Keep pool water balanced using LSI
By Marcelle Dibrell
The onset of spring on March 20 generally marks the time to open up pools in preparation for the swim season. After this year’s unprecedented winter storms, it may become a practice performed by service techs over a much greater regional area.
In temperate climates, many pools are not closed for the winter and for those that experience occasional freezes, in times past, it has made sense to simply run the filtration system with the heater on if freezing conditions are expected. However, as folks in Texas discovered this year, that may not always be possible.
Where freezing temperatures are normal, pools and spas are winterized by cleaning, treating water and protecting the surfaces and equipment from weather related problems. That means lowering the water level and fully draining the plumbing and equipment of any water that would otherwise expand when freezing and lead to burst pipes and broken equipment.
Service techs who perform winter closings and spring openings can command hefty profits, and for good reason. It’s a lot of work. According to recent Service Industry News surveys, the average charge to open or close a basic pool for the season is about $330.
And it can run a lot more if the pool has extra features like waterfalls, sheer descents, spas and multiple pumps. Or if the pool is beyond a certain square footage. Or if opening the pool requires multiple visits. Or if it requires extra chemicals. Or extra vacuuming. See how this works?
While this might seem like a lot of money to many pool owners, it is a lot less expensive than replacing a pump, filter, heater, deck, etc. Because you don’t need to open a pool unless it was closed to protect it from a hard freeze.
After this year, it is highly likely more pool owners will be willing to pay for the peace of mind to ensure their backyard investments will not be destroyed by an unexpected freeze.
As they say, hindsight is 20/20, and it is a lot easier to winterize and then reopen the pools than replace nearly every component of them. And that means that service professionals in some of the southern states are going to want to learn how it’s done.
Opening a pool after it has been closed for the season requires readying both the equipment as well as adjusting the water chemistry to operational levels.
After a long winter’s neglect, the single most important aspect of adjusting the water chemistry is likely going to be a heavy dose of sanitizer.
But bringing the pool water into balance is also essential to prevent irrevocably damaging pool surfaces and equipment.
When it comes to pool and spa water balance, the Langelier Saturation Index is the tool that is used to prevent corrosion of surfaces and equipment, as well the formation of scale. Nowadays, most service pros have a favorite app, website or LSI calculator on their smart phones that can do the calculation for them.
Before the advent of such pocket knowledge, service pros were required to perform back-of-the- envelope calculations to figure out how to bring their customer’s pool and spa water into balance. Today, while it isn’t necessary to get out a pencil and paper to know which chemicals will be required to provide balance, it is still a good idea to understand the mathematical operations that are going on behind the scenes.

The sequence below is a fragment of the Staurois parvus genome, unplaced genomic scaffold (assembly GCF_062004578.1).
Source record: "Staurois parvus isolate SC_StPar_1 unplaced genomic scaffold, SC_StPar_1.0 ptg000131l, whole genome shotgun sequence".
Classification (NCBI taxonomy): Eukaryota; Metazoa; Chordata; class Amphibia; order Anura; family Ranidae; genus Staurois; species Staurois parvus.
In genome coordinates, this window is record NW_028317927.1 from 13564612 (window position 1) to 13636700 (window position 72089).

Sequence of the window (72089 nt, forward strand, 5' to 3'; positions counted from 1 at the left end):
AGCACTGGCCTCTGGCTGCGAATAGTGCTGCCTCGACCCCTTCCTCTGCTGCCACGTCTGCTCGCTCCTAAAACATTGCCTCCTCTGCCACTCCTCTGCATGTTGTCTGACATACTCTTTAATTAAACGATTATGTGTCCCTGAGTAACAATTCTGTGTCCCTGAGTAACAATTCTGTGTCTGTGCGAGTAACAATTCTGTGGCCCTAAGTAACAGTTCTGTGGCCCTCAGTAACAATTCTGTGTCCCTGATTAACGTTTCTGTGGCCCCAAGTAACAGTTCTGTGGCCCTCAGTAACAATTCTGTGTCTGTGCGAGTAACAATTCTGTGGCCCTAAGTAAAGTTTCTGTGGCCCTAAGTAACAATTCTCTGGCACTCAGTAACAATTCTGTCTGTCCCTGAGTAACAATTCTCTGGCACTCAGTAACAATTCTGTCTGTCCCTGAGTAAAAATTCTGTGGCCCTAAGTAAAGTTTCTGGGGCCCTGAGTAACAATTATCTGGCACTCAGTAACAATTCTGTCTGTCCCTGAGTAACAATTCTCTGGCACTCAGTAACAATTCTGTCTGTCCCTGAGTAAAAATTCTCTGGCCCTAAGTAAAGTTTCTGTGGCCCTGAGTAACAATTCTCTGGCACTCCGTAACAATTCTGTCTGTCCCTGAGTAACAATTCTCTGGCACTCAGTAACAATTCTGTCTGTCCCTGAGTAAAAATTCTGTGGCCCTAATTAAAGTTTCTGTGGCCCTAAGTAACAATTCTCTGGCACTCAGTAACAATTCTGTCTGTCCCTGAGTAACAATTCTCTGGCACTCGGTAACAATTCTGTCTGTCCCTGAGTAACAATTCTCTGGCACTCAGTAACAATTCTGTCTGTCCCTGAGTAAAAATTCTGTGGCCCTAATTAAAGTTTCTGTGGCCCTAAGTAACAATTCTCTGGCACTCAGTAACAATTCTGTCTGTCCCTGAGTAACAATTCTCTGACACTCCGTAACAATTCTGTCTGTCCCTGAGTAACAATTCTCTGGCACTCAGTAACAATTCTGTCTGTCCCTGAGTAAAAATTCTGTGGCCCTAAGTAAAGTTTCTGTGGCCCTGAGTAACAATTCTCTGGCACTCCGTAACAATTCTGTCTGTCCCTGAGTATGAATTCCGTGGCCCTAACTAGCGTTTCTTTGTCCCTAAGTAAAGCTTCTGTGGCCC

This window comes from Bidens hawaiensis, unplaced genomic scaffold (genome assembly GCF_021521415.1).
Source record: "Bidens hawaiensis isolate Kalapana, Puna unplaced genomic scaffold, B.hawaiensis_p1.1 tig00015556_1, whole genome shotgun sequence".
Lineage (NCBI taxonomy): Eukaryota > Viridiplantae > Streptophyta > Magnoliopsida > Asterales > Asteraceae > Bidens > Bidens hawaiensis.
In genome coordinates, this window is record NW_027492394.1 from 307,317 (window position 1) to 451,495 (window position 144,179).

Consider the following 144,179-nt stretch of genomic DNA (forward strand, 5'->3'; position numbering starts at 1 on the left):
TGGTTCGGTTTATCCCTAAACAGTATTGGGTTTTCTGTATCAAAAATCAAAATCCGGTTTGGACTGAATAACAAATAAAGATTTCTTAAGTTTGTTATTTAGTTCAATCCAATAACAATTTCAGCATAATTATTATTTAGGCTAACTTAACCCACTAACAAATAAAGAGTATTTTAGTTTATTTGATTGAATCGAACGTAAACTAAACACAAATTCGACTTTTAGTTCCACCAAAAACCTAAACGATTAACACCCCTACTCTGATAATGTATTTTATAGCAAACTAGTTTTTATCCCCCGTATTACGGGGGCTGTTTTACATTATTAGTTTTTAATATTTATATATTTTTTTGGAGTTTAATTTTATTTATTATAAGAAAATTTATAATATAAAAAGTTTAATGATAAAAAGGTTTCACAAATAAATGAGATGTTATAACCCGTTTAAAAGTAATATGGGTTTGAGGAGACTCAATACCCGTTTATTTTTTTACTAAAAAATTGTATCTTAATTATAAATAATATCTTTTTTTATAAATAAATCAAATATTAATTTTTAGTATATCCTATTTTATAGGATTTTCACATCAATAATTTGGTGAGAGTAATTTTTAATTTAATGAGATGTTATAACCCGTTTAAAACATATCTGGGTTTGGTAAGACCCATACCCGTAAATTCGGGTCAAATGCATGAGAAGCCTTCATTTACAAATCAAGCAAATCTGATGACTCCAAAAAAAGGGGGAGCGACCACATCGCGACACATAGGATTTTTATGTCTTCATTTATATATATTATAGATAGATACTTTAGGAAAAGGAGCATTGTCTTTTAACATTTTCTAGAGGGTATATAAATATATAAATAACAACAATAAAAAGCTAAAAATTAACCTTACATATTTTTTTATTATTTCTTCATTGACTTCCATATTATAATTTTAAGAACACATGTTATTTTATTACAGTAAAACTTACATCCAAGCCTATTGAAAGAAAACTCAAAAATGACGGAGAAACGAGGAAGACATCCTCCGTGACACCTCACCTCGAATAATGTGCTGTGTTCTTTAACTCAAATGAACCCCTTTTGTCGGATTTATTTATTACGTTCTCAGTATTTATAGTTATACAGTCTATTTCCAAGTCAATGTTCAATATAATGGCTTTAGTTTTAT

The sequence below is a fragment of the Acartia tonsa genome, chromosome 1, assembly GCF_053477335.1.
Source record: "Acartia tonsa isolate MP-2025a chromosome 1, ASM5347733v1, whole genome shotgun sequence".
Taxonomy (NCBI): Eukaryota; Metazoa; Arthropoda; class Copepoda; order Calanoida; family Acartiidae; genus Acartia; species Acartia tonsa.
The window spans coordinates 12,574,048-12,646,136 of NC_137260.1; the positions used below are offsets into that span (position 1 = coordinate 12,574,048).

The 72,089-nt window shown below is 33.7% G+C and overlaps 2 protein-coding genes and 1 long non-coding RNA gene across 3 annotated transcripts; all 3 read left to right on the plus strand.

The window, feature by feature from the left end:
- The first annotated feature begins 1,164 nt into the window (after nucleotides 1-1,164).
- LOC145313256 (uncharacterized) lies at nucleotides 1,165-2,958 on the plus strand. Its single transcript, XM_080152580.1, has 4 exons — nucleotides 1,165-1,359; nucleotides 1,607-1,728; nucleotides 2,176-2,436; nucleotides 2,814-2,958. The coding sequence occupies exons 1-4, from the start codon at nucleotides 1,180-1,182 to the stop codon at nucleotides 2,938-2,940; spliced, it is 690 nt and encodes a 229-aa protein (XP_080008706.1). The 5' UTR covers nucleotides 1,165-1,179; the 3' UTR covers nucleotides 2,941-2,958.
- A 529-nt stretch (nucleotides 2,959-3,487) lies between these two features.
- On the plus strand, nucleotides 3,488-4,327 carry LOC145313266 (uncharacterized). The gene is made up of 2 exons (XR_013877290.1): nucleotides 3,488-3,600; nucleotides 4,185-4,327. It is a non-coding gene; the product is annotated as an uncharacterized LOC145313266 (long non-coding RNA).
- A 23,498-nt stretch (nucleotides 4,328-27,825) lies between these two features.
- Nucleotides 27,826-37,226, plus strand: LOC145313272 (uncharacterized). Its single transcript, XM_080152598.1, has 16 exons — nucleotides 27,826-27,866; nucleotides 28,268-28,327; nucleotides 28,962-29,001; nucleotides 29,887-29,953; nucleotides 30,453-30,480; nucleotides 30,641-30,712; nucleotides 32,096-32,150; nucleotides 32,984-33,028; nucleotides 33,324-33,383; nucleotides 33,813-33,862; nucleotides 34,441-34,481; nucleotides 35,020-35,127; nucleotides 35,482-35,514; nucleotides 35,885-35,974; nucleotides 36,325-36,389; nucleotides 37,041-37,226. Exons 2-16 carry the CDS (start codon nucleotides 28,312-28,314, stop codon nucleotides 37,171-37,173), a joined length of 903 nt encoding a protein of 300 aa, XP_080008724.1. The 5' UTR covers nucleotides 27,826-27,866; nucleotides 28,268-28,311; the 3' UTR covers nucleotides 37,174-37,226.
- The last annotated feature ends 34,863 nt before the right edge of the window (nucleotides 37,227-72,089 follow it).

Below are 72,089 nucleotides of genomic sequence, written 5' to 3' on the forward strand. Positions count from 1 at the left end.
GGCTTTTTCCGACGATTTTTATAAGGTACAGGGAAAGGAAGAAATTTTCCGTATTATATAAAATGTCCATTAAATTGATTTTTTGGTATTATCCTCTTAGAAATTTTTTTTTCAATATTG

So, for those who are curious, the following is a discussion about the Langelier Saturation Index.
The LSI provides the mathematical relationship between whether the water might be damaging to surfaces and equipment as a function of the pH, total alkalinity, calcium hardness, temperature and total dissolved solids.
To use the Langelier Saturation Index, the following formula is applied to the water balance parameters:
SI = pH + F(T) + F(TA) + F(CH) – F(TDS)
Temperature, total alkalinity, calcium hardness and total dissolved solids are all given a factor, as shown in the accompanying chart. The pH value is not given a factor and is used asmeasured at the pool. When the various water parameter factors are used in the formula, calculating zero indicates perfectly balanced water. Negative values below -0.3 indicate the water is corrosive. Positive values greater than +0.5 indicate scale forming conditions. It is better to have slightly positive values than slightly negative values because a small amount of scale provides some protection and is less damaging than corrosion.
While the Langelier Saturation Index is a useful formula for obtaining balanced water, it’s possible to obtain an LSI that indicates balance by using water balance parameters that are outside the industry recommended concentrations.
For example, if a pool had a pH of 8 with an average temperature of 84 °F, calcium hardness of 250 ppm and a total carbonate alkalinity of 25 ppm, with the total dissolved solids at 1000 ppm, the Saturation Index would calculate balanced water: SI = 8 + .6 + 1.4 + 2.2 – 12.1 = .1 Here, the LSI indicates balanced water but the total alkalinity is well below the minimum standard, while the calcium hardness and pH are slightly higher than generally advised. Whether this represents balance is therefore debatable.
There are those who argue that such conditions would be damaging to pool plaster.
A total alkalinity that low would be considered aggressive by many industry experts. On the other hand, experiments have been conducted on plaster coupons in such “aggressive” conditions to examine whether calcium is leached from the plaster when the alkalinity is low, and found no change as long as the LSI is near zero.
For commercial accounts, there are regulations in place that determine the range of acceptable chemical parameters. However, when it comes to residential service, in the absence of regulations, service pros can simply decide for themselves whether or not they want to take the risk.
Factors for Langlier Saturation Index, Source material: APSP Service Tech Manual, 4th Edition.